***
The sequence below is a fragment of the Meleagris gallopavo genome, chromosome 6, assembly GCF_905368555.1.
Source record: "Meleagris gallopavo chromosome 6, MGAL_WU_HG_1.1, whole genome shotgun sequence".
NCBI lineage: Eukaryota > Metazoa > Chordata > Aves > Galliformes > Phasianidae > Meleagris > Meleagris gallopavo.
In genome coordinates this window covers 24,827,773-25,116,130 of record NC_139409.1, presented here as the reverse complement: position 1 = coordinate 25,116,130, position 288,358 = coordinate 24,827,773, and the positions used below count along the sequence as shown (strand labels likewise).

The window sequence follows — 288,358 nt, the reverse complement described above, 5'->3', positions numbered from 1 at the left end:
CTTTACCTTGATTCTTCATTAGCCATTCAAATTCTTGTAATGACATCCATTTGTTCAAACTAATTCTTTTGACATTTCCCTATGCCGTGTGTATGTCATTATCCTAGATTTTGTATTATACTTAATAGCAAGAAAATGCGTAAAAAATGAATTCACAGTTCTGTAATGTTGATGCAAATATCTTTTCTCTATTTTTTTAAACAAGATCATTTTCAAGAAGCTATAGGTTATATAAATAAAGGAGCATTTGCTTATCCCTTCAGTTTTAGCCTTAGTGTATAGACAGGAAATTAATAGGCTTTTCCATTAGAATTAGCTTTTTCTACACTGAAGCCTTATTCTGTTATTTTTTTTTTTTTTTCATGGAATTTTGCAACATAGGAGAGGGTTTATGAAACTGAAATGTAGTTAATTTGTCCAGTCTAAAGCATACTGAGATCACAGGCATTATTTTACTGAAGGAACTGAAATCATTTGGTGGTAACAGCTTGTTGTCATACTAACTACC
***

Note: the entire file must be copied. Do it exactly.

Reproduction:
The sequence below is a fragment of the Meleagris gallopavo genome, chromosome 6, assembly GCF_905368555.1.
Source record: "Meleagris gallopavo chromosome 6, MGAL_WU_HG_1.1, whole genome shotgun sequence".
NCBI lineage: Eukaryota > Metazoa > Chordata > Aves > Galliformes > Phasianidae > Meleagris > Meleagris gallopavo.
In genome coordinates this window covers 24,827,773-25,116,130 of record NC_139409.1, presented here as the reverse complement: position 1 = coordinate 25,116,130, position 288,358 = coordinate 24,827,773, and the positions used below count along the sequence as shown (strand labels likewise).

The window sequence follows — 288,358 nt, the reverse complement described above, 5'->3', positions numbered from 1 at the left end:
CTTTACCTTGATTCTTCATTAGCCATTCAAATTCTTGTAATGACATCCATTTGTTCAAACTAATTCTTTTGACATTTCCCTATGCCGTGTGTATGTCATTATCCTAGATTTTGTATTATACTTAATAGCAAGAAAATGCGTAAAAAATGAATTCACAGTTCTGTAATGTTGATGCAAATATCTTTTCTCTATTTTTTTAAACAAGATCATTTTCAAGAAGCTATAGGTTATATAAATAAAGGAGCATTTGCTTATCCCTTCAGTTTTAGCCTTAGTGTATAGACAGGAAATTAATAGGCTTTTCCATTAGAATTAGCTTTTTCTACACTGAAGCCTTATTCTGTTATTTTTTTTTTTTTTTCATGGAATTTTGCAACATAGGAGAGGGTTTATGAAACTGAAATGTAGTTAATTTGTCCAGTCTAAAGCATACTGAGATCACAGGCATTATTTTACTGAAGGAACTGAAATCATTTGGTGGTAACAGCTTGTTGTCATACTAACTACC